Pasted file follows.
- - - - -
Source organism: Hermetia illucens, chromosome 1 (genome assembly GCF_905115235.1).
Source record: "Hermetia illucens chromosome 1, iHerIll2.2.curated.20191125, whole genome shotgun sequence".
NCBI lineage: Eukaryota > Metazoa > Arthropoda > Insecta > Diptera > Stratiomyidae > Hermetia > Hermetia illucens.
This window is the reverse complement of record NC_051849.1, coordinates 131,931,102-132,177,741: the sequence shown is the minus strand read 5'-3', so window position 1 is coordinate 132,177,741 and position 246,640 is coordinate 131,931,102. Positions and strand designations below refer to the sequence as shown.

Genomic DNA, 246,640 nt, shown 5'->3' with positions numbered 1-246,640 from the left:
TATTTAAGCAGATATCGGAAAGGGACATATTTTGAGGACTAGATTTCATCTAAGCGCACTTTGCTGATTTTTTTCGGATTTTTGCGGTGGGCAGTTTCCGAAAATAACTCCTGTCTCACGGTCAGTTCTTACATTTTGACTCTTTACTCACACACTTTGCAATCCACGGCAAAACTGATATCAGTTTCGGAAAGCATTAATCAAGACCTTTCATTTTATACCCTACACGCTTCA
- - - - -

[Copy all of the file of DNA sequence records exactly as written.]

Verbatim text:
Source organism: Hermetia illucens, chromosome 1 (genome assembly GCF_905115235.1).
Source record: "Hermetia illucens chromosome 1, iHerIll2.2.curated.20191125, whole genome shotgun sequence".
NCBI lineage: Eukaryota > Metazoa > Arthropoda > Insecta > Diptera > Stratiomyidae > Hermetia > Hermetia illucens.
This window is the reverse complement of record NC_051849.1, coordinates 131,931,102-132,177,741: the sequence shown is the minus strand read 5'-3', so window position 1 is coordinate 132,177,741 and position 246,640 is coordinate 131,931,102. Positions and strand designations below refer to the sequence as shown.

Genomic DNA, 246,640 nt, shown 5'->3' with positions numbered 1-246,640 from the left:
TATTTAAGCAGATATCGGAAAGGGACATATTTTGAGGACTAGATTTCATCTAAGCGCACTTTGCTGATTTTTTTCGGATTTTTGCGGTGGGCAGTTTCCGAAAATAACTCCTGTCTCACGGTCAGTTCTTACATTTTGACTCTTTACTCACACACTTTGCAATCCACGGCAAAACTGATATCAGTTTCGGAAAGCATTAATCAAGACCTTTCATTTTATACCCTACACGCTTCA